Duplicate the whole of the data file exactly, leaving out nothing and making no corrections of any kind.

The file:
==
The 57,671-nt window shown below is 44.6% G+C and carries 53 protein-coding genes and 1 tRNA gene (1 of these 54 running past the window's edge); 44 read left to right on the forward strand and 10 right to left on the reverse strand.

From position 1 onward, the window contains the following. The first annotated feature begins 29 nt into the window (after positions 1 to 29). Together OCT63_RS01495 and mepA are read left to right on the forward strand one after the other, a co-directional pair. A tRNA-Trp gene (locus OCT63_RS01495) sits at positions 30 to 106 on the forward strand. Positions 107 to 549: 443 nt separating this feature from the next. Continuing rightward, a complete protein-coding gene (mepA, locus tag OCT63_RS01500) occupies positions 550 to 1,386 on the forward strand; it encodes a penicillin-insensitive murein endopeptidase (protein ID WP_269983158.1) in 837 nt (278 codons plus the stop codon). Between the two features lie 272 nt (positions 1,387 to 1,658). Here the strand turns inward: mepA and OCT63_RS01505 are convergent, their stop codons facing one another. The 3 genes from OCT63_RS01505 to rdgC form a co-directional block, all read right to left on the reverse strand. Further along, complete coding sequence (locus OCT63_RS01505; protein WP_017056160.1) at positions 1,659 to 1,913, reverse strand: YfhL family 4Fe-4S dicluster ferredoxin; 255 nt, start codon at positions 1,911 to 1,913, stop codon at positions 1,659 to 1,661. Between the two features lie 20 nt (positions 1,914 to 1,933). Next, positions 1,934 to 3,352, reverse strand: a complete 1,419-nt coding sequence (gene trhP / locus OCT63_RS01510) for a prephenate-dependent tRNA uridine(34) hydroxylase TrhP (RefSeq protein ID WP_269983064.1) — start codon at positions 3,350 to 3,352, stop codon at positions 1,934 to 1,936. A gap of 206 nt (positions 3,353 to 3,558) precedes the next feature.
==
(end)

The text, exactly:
The 57,671-nt window shown below is 44.6% G+C and carries 53 protein-coding genes and 1 tRNA gene (1 of these 54 running past the window's edge); 44 read left to right on the forward strand and 10 right to left on the reverse strand.

From position 1 onward, the window contains the following. The first annotated feature begins 29 nt into the window (after positions 1 to 29). Together OCT63_RS01495 and mepA are read left to right on the forward strand one after the other, a co-directional pair. A tRNA-Trp gene (locus OCT63_RS01495) sits at positions 30 to 106 on the forward strand. Positions 107 to 549: 443 nt separating this feature from the next. Continuing rightward, a complete protein-coding gene (mepA, locus tag OCT63_RS01500) occupies positions 550 to 1,386 on the forward strand; it encodes a penicillin-insensitive murein endopeptidase (protein ID WP_269983158.1) in 837 nt (278 codons plus the stop codon). Between the two features lie 272 nt (positions 1,387 to 1,658). Here the strand turns inward: mepA and OCT63_RS01505 are convergent, their stop codons facing one another. The 3 genes from OCT63_RS01505 to rdgC form a co-directional block, all read right to left on the reverse strand. Further along, complete coding sequence (locus OCT63_RS01505; protein WP_017056160.1) at positions 1,659 to 1,913, reverse strand: YfhL family 4Fe-4S dicluster ferredoxin; 255 nt, start codon at positions 1,911 to 1,913, stop codon at positions 1,659 to 1,661. Between the two features lie 20 nt (positions 1,914 to 1,933). Next, positions 1,934 to 3,352, reverse strand: a complete 1,419-nt coding sequence (gene trhP / locus OCT63_RS01510) for a prephenate-dependent tRNA uridine(34) hydroxylase TrhP (RefSeq protein ID WP_269983064.1) — start codon at positions 3,350 to 3,352, stop codon at positions 1,934 to 1,936. A gap of 206 nt (positions 3,353 to 3,558) precedes the next feature.